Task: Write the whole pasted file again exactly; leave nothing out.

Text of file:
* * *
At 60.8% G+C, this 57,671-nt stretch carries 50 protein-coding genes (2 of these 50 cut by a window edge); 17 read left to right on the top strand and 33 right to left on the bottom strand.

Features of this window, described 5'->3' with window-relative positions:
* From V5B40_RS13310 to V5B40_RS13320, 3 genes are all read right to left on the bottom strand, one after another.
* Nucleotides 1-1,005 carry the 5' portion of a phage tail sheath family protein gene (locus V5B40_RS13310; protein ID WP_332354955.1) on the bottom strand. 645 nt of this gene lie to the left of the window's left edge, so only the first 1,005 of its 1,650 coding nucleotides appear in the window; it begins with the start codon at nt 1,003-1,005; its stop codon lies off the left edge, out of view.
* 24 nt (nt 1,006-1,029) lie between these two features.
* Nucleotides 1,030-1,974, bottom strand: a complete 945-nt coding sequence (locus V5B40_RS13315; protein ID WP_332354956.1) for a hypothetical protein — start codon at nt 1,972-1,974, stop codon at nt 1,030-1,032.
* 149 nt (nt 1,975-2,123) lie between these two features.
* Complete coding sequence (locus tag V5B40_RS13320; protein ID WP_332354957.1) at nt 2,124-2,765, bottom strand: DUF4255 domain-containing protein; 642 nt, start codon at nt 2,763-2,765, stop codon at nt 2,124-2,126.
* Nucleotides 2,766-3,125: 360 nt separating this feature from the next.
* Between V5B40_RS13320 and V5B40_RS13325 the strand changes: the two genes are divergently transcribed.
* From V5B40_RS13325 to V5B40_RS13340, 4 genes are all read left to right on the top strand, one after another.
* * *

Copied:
At 60.8% G+C, this 57,671-nt stretch carries 50 protein-coding genes (2 of these 50 cut by a window edge); 17 read left to right on the top strand and 33 right to left on the bottom strand.

Features of this window, described 5'->3' with window-relative positions:
* From V5B40_RS13310 to V5B40_RS13320, 3 genes are all read right to left on the bottom strand, one after another.
* Nucleotides 1-1,005 carry the 5' portion of a phage tail sheath family protein gene (locus V5B40_RS13310; protein ID WP_332354955.1) on the bottom strand. 645 nt of this gene lie to the left of the window's left edge, so only the first 1,005 of its 1,650 coding nucleotides appear in the window; it begins with the start codon at nt 1,003-1,005; its stop codon lies off the left edge, out of view.
* 24 nt (nt 1,006-1,029) lie between these two features.
* Nucleotides 1,030-1,974, bottom strand: a complete 945-nt coding sequence (locus V5B40_RS13315; protein ID WP_332354956.1) for a hypothetical protein — start codon at nt 1,972-1,974, stop codon at nt 1,030-1,032.
* 149 nt (nt 1,975-2,123) lie between these two features.
* Complete coding sequence (locus tag V5B40_RS13320; protein ID WP_332354957.1) at nt 2,124-2,765, bottom strand: DUF4255 domain-containing protein; 642 nt, start codon at nt 2,763-2,765, stop codon at nt 2,124-2,126.
* Nucleotides 2,766-3,125: 360 nt separating this feature from the next.
* Between V5B40_RS13320 and V5B40_RS13325 the strand changes: the two genes are divergently transcribed.
* From V5B40_RS13325 to V5B40_RS13340, 4 genes are all read left to right on the top strand, one after another.